Here's Part II of a catalog of group decision processes. Check out "Decisions, Decisions: I," Point Lookout for November 17, 2004, for more.Time-boxed consensus
gives the group
a low-risk opportunity
to practice consensus
- Time-boxed Consensus
- The group reaches a consensus before a specified deadline. If it fails, another pattern (usually Authority) kicks in.
- This approach can mitigate both the efficiency risk of Consensus, and the alienation risk of Authority. It can be especially helpful in a polarized environment, where it gives the group a low-risk opportunity to practice consensus.
- Majority Vote
- A conventional aye/nay vote. If the number of ayes exceeds a preset threshold, the proposal is accepted. If the threshold is more than half, this method is called a supermajority vote.
- This procedure allows more dissenters than consensus, which speeds decisions, even in a polarized environment. But that strength is also a weakness — it can foster the development of factions, and if a proposal is adopted, the minority often feels alienated. Decisions by thin majorities in a polarized environment can exacerbate polarization.
- In every method except Authority, the authority's vote is just one among equals. The Veto enables the authority to negate a group decision, which mitigates the risk of groupthink.
- This procedure is rarely used in business, and even more rarely is it declared openly. The risk of alienation is extraordinary.
- A somewhat safer approach is a technical veto, which overrides the group's decision on the basis of legal, ethical or regulatory grounds. Even a technical veto can risk alienation, but at least the authority is less directly involved.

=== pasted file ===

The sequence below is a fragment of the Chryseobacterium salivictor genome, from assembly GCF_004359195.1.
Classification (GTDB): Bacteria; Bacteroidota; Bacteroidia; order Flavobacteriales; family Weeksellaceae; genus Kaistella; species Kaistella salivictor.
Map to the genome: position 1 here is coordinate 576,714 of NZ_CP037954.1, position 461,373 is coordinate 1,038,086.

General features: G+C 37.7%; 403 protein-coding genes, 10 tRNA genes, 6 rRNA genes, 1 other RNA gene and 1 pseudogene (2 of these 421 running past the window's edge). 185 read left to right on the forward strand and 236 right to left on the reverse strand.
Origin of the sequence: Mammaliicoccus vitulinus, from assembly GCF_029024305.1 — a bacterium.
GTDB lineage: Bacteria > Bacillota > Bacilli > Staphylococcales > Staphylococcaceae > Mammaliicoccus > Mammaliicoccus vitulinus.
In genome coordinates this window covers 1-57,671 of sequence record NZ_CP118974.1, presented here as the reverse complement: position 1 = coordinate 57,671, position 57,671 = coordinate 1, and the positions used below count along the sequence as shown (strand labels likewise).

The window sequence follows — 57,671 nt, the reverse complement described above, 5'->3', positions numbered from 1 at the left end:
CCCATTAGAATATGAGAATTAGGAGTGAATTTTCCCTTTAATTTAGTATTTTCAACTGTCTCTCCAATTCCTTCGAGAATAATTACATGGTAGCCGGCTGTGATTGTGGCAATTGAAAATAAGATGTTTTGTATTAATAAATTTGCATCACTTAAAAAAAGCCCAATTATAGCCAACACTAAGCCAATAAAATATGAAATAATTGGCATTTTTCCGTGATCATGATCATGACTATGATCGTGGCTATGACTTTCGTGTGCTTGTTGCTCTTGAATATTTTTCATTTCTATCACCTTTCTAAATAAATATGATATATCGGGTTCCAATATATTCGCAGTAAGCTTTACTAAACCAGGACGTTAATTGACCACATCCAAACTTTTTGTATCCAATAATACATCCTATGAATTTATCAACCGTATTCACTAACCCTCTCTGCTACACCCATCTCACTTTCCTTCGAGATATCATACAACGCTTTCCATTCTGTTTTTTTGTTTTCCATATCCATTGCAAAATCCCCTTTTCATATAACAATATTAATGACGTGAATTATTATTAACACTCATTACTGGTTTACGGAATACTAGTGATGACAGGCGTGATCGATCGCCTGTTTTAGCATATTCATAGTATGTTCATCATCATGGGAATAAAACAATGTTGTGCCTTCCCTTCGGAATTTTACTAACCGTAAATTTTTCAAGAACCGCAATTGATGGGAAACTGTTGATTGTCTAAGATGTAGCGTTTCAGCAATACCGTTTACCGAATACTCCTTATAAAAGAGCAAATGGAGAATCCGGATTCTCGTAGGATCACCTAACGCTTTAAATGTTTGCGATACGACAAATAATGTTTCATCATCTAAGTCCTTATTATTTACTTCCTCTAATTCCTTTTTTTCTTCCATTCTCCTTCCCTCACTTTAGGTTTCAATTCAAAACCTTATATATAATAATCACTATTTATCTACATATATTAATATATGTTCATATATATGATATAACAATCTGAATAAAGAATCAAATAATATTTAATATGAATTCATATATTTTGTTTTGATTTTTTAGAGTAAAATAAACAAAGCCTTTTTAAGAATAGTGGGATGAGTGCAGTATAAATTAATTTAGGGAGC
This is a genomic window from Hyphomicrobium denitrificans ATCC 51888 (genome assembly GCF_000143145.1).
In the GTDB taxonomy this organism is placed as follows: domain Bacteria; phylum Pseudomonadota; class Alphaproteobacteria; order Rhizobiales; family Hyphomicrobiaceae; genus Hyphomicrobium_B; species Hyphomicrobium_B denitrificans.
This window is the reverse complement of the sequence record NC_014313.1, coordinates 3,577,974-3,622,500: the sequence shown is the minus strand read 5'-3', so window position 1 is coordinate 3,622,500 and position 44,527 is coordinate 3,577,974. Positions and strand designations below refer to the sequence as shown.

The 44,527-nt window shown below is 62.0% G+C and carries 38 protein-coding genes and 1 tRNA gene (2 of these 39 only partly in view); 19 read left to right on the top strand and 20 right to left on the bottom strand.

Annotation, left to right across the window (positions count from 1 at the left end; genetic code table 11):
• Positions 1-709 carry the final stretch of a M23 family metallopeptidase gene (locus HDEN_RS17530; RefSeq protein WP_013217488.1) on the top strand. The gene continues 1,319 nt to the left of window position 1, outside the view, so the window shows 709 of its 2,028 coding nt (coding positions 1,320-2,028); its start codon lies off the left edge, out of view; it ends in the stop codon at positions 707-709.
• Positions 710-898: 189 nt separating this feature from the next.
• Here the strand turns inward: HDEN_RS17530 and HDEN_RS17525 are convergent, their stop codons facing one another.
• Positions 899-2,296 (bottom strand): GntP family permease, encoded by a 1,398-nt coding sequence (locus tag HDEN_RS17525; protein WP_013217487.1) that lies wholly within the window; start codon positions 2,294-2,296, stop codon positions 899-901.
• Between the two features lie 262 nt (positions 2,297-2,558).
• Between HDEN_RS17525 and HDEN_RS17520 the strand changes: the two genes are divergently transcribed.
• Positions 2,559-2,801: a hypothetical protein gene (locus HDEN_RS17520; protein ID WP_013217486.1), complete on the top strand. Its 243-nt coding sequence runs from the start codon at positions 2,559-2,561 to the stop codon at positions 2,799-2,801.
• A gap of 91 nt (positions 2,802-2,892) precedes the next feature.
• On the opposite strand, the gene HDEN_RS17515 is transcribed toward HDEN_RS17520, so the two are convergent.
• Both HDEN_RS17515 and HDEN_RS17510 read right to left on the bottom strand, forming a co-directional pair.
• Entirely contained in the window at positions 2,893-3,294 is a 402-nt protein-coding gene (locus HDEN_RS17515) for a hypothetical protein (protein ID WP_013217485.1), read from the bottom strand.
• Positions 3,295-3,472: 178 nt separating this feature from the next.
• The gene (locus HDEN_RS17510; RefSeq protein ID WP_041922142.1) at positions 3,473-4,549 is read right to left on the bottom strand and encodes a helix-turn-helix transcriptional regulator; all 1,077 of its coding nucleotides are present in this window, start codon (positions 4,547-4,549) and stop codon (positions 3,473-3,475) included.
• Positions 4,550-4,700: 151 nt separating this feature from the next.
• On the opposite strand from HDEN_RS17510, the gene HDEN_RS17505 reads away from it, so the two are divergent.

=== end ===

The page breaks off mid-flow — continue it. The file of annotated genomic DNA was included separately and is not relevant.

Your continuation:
- Expert Subgroup
- The decision is delegated to an expert subgroup, which then uses any of the other patterns to reach a decision, and the larger group is then bound to adopt the result. If the subgroup's decision isn't binding, then no delegation has actually occurred — instead, it's just a committee study.
- Expert Subgroup delegation addresses the risk of slower, more cumbersome processes such as the various forms of Consensus, but it introduces some risk that flaws and alternatives won't be fully illuminated or considered. It can work in a polarized environment, provided all major factions are represented. Even if they are, if one faction is small, this method increases the probability of blockage by a lone dissenter, because the body is smaller, and it subjects that dissenter to much greater pressure. This threatens the credibility of the result, because the expert subgroup can be seen as an isolation tactic.
A common source of trouble with any of these methods is confusing the content decision with the process decision. Be clear about the difference: deciding whether to decide, by when to decide, how to decide, who will decide, or what pattern will be used are process decisions. Blurring the content decision with any of the various required process decisions can introduce tension and conflict — and keep you from deciding anything at all. First in this series Top Next Issue
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More articles on Personal, Team, and Organizational Effectiveness:
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Forthcoming issues of Point Lookout
- Coming September 26: Congruent Decision-Making: I
- Decision-makers who rely on incomplete or biased information are more likely to make faulty decisions. Congruent decision-making can limit the incidence of bad decisions. Available here and by RSS on September 26.
- And on October 3: Congruent Decision-Making: II
- Decision-makers who rely on incomplete or biased information are more likely to make decisions that don't fit the reality of their organizations. Here's Part II of a framework for making decisions that fit. Available here and by RSS on October 3.
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